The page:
The Elon Speedrun continues; Apparently comedy isn’t quite legal on the new Twitter

from stroking-along-the-curve-of-hypocrisy department

Last week we published a cheat sheet on how to speed up the content moderation learning curve. It went a bit viral, but I don’t think Elon could verify that. In the meantime, he seems to be doing his real speedrun in public.

Anyhoo… let’s just say the next few paragraphs are known as foreshadowing

In May at a conference, Elon Musk said that he was against the idea “permanent” bans.

“I think it was wrong to ban Donald Trump, I think it was wrong,” Musk said. “I would reverse the permanent ban. … But my opinion, and Jack Dorsey, I want to be clear, shares that opinion, is that we shouldn’t have permanent bans.

A few weeks earlier he had said that he hoped that “Even my worst critics stay on Twitter, because that’s what free speech means.”

He also said that when he talked about bringing freedom of speech back to Twitter, he wanted to say “which corresponds to the law” saying “against a censorship that goes far beyond the law”.

And, just as a side note (by which I mean, more foreshadowing) the parody has been declared protected by the 1st amendment, which makes it completely “in compliance with the law”. And, in an important case, the wonderful judge Pierre Leval, underline this parody is still protected by the 1st amendment even if some are fooled by it. In this case, one of the claims was that a parody made by New York Magazine did not qualify as a parody. But Judge Leval clarifies that it does not matter:

Although New York’s position would likely have been stronger had her joke been clearer, the obscurity of her joke does not rob her of First Amendment support. First Amendment protections don’t just apply to those who speak clearly, whose jokes are funny and whose parodies are successful.

Oh, and one more: after taking over Twitter, Musk said “Comedy is now legal on Twitter.”

OK. Enough foreshadowing. On Sunday night, Musk has decreed that impersonation will immediately result in a permaban.

It says:

Going forward, all Twitter handles that engage in impersonation without clearly specifying “parody” will be permanently suspended.

Of course, as pretty much everyone noticed, the “spoofing” accounts that were suspended seemed to be mostly people poking fun at Elon Musk. Most notably, comedian Kathy Griffin changed her name to Elon Musk and poked fun at him. Others had done something similar.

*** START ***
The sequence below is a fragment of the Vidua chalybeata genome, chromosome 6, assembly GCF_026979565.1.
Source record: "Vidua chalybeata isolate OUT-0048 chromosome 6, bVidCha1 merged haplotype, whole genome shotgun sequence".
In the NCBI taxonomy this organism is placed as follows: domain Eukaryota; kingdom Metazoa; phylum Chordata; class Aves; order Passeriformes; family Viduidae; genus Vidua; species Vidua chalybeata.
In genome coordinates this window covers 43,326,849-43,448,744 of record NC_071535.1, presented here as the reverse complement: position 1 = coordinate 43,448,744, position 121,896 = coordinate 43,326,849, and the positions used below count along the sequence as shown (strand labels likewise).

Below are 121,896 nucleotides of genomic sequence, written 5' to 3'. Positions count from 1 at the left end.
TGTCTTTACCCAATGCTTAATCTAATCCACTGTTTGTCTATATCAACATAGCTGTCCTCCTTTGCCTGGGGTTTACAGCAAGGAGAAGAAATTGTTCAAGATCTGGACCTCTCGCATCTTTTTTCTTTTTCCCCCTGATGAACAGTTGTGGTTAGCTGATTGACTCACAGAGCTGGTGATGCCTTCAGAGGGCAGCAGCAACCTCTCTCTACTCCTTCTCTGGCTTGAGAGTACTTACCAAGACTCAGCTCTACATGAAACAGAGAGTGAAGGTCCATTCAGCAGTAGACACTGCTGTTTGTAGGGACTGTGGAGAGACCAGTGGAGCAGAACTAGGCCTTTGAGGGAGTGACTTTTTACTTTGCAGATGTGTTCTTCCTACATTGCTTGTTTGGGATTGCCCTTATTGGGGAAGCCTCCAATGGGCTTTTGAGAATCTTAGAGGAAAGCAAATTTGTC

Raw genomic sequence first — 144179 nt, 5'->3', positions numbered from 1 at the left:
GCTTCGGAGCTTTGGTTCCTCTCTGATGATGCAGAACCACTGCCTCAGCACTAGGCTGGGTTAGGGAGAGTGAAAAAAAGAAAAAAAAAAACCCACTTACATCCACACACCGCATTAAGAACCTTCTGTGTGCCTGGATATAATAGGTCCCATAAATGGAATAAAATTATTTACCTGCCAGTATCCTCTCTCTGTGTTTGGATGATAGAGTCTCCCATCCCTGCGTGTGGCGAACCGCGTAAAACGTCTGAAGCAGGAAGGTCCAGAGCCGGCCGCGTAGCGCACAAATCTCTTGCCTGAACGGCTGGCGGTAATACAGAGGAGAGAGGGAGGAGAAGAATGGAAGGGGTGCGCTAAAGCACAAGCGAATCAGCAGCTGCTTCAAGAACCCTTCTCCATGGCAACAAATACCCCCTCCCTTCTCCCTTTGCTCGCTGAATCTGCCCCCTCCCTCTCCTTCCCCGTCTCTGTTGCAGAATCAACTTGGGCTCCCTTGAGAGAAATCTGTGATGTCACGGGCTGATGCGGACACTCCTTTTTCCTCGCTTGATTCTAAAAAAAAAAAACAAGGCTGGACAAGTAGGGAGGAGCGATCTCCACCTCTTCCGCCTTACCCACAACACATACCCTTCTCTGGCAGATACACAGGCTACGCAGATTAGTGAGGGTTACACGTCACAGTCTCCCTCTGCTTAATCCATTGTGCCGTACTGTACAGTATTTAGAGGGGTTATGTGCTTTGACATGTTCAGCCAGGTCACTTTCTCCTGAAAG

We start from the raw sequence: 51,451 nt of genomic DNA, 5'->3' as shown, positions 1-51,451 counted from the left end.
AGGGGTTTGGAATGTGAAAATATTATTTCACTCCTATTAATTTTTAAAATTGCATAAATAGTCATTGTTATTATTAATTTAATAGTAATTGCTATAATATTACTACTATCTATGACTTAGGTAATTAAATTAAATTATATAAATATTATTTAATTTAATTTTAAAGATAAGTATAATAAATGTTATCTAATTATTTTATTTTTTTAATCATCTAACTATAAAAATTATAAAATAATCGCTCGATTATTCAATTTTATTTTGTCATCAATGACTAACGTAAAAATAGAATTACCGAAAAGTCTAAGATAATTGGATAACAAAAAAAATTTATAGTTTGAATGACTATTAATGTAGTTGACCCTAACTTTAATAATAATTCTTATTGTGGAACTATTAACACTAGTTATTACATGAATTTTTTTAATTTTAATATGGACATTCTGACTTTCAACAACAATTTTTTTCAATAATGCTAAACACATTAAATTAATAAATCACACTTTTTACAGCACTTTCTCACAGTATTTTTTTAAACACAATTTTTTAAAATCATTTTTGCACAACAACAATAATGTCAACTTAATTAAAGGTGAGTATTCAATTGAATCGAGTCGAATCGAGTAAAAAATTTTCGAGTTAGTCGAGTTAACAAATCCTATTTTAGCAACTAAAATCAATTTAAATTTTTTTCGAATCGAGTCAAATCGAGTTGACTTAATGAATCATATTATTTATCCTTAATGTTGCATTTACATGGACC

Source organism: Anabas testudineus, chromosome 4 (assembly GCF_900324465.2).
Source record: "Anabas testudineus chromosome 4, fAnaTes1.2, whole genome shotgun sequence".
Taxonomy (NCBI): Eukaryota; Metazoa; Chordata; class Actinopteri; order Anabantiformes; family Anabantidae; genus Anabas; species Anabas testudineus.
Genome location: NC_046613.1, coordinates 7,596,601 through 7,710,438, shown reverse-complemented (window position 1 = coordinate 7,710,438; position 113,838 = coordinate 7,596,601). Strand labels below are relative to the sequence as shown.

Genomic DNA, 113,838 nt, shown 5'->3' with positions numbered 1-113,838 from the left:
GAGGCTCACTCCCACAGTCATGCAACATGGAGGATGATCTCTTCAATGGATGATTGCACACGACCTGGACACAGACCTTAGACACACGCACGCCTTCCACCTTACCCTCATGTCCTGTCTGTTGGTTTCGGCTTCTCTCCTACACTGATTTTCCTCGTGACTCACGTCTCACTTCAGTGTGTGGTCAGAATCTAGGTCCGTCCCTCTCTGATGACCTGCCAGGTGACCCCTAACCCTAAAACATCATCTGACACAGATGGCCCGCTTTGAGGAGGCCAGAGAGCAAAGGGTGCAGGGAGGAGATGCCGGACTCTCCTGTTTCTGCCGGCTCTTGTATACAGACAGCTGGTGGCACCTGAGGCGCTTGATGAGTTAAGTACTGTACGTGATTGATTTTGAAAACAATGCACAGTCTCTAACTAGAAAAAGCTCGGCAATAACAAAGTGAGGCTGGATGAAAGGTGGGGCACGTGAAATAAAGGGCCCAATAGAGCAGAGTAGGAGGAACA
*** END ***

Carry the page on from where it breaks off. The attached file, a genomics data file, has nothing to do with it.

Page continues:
So after just a week of ownership, Musk has backtracked on “all legal free speech,” no permabans, and hopes his critics will stay on Twitter in one fell swoop. It’s almost impressive.

And, yes, you can (and I’m sure some very enthusiastic people will in our comments) argue that spoofing is potentially problematic. Musk tried to clarify that he was talking about accounts with checkmarks (which used to be verified accounts, but under Musk’s guidance now means “willing to pay $8/month”). And, yes, back when checkmarks were about verified identity, I could see how problematic it would be for someone to impersonate someone else. This is less the case with the “pay for a check mark without verification” configuration.

But the key point is that that’s exactly what many of us have been trying to tell Musk since the beginning of March. That moderation issues are not about “free speech”. It is quite another thing.

I don’t blame Musk for trying to address any real potential issues that could come with impersonation. But… if he had even an ounce of self-reflection, he might realize that all these hypocritical gestures he makes suggest that maybe, just maybe, Twitter and all the employees that he laid off, actually had a decent (or, let’s say, very, very firm) understand what freedom of expression really means and how to manage a platform like Twitter.

And while I had really hoped that he might be figuring this all out in secret and just doing it for his fans, it really does seem like Musk is rushing headlong into the content moderation learning curve. and does the same moves as everyone before him. It’s easy to declare “free speech for all” until all of a sudden all hell breaks loose and people are laughing at you left and right.

Either way, the comedy remains legal, and in some ways it’s all very, very funny.

Filed under: content moderation, Elon Musk, freedom of speech, imitation, jokes, parody, permablocs

Companies: Twitter

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